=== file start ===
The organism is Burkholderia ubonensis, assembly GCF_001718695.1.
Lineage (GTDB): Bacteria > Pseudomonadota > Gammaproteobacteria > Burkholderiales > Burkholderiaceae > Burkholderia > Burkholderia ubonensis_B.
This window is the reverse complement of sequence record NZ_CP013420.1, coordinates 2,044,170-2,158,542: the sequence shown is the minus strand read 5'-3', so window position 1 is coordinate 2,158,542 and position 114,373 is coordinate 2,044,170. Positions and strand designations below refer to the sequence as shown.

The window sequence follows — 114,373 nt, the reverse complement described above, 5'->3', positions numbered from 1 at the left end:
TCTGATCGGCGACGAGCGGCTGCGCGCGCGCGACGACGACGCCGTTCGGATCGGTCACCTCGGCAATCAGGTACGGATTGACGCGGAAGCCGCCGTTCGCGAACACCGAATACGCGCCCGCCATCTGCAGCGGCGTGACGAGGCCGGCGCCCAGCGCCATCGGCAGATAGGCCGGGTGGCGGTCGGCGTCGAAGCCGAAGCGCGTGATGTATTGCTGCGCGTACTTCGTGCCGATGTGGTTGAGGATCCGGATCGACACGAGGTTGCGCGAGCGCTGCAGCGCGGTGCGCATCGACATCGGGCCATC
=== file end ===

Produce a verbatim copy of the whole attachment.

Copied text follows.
The organism is Burkholderia ubonensis, assembly GCF_001718695.1.
Lineage (GTDB): Bacteria > Pseudomonadota > Gammaproteobacteria > Burkholderiales > Burkholderiaceae > Burkholderia > Burkholderia ubonensis_B.
This window is the reverse complement of sequence record NZ_CP013420.1, coordinates 2,044,170-2,158,542: the sequence shown is the minus strand read 5'-3', so window position 1 is coordinate 2,158,542 and position 114,373 is coordinate 2,044,170. Positions and strand designations below refer to the sequence as shown.

The window sequence follows — 114,373 nt, the reverse complement described above, 5'->3', positions numbered from 1 at the left end:
TCTGATCGGCGACGAGCGGCTGCGCGCGCGCGACGACGACGCCGTTCGGATCGGTCACCTCGGCAATCAGGTACGGATTGACGCGGAAGCCGCCGTTCGCGAACACCGAATACGCGCCCGCCATCTGCAGCGGCGTGACGAGGCCGGCGCCCAGCGCCATCGGCAGATAGGCCGGGTGGCGGTCGGCGTCGAAGCCGAAGCGCGTGATGTATTGCTGCGCGTACTTCGTGCCGATGTGGTTGAGGATCCGGATCGACACGAGGTTGCGCGAGCGCTGCAGCGCGGTGCGCATCGACATCGGGCCATC